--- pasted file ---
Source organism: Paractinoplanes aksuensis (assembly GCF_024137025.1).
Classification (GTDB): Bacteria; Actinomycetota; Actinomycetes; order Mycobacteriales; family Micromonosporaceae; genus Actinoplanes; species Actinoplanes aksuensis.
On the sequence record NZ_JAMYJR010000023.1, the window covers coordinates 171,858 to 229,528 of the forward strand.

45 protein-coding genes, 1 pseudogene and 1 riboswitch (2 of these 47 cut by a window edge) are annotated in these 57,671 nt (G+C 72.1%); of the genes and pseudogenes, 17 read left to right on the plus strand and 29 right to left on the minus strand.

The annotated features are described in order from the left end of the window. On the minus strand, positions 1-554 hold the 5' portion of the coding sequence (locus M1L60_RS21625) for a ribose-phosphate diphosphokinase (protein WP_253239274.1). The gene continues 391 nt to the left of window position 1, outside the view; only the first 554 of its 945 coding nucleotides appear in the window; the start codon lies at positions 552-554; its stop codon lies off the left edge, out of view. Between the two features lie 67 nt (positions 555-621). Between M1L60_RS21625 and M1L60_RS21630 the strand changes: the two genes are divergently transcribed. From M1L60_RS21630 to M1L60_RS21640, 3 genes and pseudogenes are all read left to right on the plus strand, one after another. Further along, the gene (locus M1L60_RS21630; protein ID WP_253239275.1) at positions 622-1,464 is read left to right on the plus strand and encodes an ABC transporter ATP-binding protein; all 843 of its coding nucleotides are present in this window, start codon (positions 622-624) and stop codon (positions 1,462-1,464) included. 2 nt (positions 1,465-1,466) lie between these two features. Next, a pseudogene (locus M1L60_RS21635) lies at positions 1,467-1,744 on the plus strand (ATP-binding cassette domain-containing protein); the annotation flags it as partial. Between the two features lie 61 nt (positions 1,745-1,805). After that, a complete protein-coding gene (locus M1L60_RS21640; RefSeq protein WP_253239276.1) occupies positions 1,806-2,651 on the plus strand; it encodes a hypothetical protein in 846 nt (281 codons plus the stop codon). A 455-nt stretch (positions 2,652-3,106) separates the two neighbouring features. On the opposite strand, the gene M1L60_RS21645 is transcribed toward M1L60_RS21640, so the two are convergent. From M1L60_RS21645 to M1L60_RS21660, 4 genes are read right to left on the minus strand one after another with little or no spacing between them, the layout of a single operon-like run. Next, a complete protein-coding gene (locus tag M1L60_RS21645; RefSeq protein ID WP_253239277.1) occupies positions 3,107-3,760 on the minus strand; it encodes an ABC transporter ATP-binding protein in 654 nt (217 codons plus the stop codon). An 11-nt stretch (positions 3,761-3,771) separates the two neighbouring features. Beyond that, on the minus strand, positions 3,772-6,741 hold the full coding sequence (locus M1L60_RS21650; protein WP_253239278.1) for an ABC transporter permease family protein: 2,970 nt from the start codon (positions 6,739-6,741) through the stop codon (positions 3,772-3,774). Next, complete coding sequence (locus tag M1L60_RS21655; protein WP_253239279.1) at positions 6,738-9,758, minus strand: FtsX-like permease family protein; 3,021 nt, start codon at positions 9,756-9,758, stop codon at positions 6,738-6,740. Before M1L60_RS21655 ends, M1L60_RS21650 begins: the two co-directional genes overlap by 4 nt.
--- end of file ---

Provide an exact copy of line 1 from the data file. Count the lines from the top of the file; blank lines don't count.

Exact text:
Source organism: Paractinoplanes aksuensis (assembly GCF_024137025.1).